New analysis by the BBC has suggested that retail job losses in the UK could total 22,000.

The corporation found that 7,000 have lost their jobs so far this year through shop closures and administrations, with a further 9,500 due to go. Some 5,100 more jobs are in question at budget retailer Poundworld which is currently in administration.

Retailers are being disrupted by online giants like Amazon which are able to undercut them on price and appeal to a new generation of shoppers who prefer to make their purchases online.

While conventional retailers need to cover the high costs of running physical shops on high streets – including rent, business rates and staff – the likes of Amazon have much lower overheads running huge centralised warehouses which benefit from economies of scale. US giants like Amazon are also masters of utilising international tax rules to minimise their liabilities.

Toys R Us has been the biggest UK retail collapse this year, costing 3,200 jobs. Thousands more retail job losses have resulted from the closure of chains including House of Fraser and Maplin, whilst many more retail giants are cutting back their number of stores.

The BBC analysis comes at the same time as Press Association reports that Britain’s largest businesses have cut 50,000 jobs over the last six months.

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In addition to the woes of the High Street retail sector, more than 2,000 workers lost their jobs after the collapse of construction giant Carillion earlier this year. Telecoms giant BT is cutting nearly 10,000 UK jobs as part of a cost-cutting drive.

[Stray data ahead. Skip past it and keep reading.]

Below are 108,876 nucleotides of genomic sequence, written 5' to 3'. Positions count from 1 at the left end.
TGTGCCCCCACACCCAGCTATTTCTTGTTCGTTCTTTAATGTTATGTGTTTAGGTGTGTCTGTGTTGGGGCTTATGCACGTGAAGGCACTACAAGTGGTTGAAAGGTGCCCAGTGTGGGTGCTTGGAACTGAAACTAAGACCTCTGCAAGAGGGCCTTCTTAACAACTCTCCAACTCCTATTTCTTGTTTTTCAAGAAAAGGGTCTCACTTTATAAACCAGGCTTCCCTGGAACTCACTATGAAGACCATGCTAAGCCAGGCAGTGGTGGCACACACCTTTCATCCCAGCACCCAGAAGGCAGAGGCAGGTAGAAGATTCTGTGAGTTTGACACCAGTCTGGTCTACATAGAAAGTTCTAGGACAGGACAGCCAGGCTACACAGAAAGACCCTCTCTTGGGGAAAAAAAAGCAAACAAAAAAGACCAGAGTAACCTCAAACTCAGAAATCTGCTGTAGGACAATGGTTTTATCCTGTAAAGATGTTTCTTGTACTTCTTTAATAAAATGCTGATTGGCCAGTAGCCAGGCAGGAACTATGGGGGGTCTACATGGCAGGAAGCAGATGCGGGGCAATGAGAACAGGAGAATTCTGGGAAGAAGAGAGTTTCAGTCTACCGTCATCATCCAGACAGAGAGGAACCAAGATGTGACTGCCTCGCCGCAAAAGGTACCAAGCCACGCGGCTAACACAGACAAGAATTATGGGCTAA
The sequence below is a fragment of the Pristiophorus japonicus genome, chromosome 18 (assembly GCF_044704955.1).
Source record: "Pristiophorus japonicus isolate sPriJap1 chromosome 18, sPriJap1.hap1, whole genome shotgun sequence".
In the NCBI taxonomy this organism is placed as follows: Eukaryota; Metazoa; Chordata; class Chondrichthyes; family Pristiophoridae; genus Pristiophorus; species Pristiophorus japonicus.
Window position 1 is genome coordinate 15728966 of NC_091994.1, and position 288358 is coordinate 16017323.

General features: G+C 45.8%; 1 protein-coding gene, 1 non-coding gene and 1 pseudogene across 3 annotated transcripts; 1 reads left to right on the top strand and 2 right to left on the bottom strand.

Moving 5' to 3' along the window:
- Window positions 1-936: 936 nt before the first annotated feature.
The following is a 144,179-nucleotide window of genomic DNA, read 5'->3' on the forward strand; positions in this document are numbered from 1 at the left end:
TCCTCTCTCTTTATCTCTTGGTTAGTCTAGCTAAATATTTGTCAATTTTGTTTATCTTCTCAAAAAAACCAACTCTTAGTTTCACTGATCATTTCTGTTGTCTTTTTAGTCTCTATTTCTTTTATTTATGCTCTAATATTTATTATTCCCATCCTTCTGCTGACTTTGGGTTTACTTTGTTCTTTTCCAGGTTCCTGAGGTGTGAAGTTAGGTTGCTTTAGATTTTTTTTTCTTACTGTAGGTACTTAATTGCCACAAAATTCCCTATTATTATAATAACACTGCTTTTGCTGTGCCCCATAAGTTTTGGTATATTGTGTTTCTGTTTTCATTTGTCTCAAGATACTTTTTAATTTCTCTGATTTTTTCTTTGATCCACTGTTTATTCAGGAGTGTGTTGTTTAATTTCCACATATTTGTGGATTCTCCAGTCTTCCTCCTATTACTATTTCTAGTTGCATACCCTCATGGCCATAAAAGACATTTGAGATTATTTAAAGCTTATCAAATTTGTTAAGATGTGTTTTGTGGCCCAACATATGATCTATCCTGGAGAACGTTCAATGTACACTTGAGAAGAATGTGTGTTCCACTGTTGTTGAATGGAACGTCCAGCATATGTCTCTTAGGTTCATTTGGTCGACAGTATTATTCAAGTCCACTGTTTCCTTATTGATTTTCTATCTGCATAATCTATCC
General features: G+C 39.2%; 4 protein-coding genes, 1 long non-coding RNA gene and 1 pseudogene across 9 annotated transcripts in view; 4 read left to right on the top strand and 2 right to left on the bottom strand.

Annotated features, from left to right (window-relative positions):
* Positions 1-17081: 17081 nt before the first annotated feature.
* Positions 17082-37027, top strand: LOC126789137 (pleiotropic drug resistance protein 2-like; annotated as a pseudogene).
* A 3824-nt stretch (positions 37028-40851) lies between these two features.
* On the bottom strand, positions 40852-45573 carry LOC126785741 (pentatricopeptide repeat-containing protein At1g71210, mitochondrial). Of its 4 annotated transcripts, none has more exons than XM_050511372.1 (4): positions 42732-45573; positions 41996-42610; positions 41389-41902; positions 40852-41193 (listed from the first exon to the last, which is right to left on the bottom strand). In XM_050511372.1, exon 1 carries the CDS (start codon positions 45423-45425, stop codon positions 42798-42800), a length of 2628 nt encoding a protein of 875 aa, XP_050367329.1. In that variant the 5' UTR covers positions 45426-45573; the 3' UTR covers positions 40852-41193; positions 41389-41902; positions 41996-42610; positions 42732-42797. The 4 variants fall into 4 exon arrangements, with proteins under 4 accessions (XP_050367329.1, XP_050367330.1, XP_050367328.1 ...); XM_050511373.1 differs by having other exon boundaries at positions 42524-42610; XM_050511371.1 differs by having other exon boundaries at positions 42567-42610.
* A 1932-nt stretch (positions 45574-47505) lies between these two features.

Robert Hayton, from management consultants Altus Group, blamed business rates and other costs on the high number of retail cutbacks.

He told The Times: “Business rates are rarely the sole driver for insolvencies but certainly a contributory factor, with bills having risen more than a fifth through inflation during the seven years before last year’s revaluation. Add that to the lethal cocktail of other increased operating costs for the national living wage and apprenticeship levy and it creates the perfect storm.”

A report by accountants PWC and the Local Data Company found that 4,000 High Street shops opened in the UK last year versus 5,800 closures – a net loss of 1,800.

Despite the challenges faced in retail, figures for the first quarter of this year released by the Office of National Statistics found there was record UK employment in the first quarter of 2018 at 32.34m (up 396,000 year on year).

The ONS said there were 1.42m unemployed in the first quarter of the year, down 116,000 year on year. The unemployment rate was said to stand at 4.2 per cent (the joint lowest leve since 1975).